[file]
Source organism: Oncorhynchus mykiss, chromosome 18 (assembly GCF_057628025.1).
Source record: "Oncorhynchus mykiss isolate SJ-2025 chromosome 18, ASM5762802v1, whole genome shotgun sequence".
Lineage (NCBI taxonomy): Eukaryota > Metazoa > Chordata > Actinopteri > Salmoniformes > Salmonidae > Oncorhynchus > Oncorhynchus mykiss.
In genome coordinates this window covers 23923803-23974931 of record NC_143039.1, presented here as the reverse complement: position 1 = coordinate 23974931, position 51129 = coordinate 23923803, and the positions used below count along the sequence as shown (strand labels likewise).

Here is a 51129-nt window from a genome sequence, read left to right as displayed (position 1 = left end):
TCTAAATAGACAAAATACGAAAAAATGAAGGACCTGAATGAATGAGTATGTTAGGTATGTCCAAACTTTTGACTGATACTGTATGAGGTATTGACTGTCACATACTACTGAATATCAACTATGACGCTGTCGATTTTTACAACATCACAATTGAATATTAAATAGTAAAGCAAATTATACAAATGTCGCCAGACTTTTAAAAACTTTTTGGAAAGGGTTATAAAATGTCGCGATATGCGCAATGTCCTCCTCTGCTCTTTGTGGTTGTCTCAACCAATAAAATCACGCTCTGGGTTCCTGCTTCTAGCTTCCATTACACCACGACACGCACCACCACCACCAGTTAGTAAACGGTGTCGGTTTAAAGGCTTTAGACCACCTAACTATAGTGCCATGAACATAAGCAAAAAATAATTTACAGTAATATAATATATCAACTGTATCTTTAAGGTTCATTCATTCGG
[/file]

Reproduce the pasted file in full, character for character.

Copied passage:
Source organism: Oncorhynchus mykiss, chromosome 18 (assembly GCF_057628025.1).
Source record: "Oncorhynchus mykiss isolate SJ-2025 chromosome 18, ASM5762802v1, whole genome shotgun sequence".
Lineage (NCBI taxonomy): Eukaryota > Metazoa > Chordata > Actinopteri > Salmoniformes > Salmonidae > Oncorhynchus > Oncorhynchus mykiss.
In genome coordinates this window covers 23923803-23974931 of record NC_143039.1, presented here as the reverse complement: position 1 = coordinate 23974931, position 51129 = coordinate 23923803, and the positions used below count along the sequence as shown (strand labels likewise).

Here is a 51129-nt window from a genome sequence, read left to right as displayed (position 1 = left end):
TCTAAATAGACAAAATACGAAAAAATGAAGGACCTGAATGAATGAGTATGTTAGGTATGTCCAAACTTTTGACTGATACTGTATGAGGTATTGACTGTCACATACTACTGAATATCAACTATGACGCTGTCGATTTTTACAACATCACAATTGAATATTAAATAGTAAAGCAAATTATACAAATGTCGCCAGACTTTTAAAAACTTTTTGGAAAGGGTTATAAAATGTCGCGATATGCGCAATGTCCTCCTCTGCTCTTTGTGGTTGTCTCAACCAATAAAATCACGCTCTGGGTTCCTGCTTCTAGCTTCCATTACACCACGACACGCACCACCACCACCAGTTAGTAAACGGTGTCGGTTTAAAGGCTTTAGACCACCTAACTATAGTGCCATGAACATAAGCAAAAAATAATTTACAGTAATATAATATATCAACTGTATCTTTAAGGTTCATTCATTCGG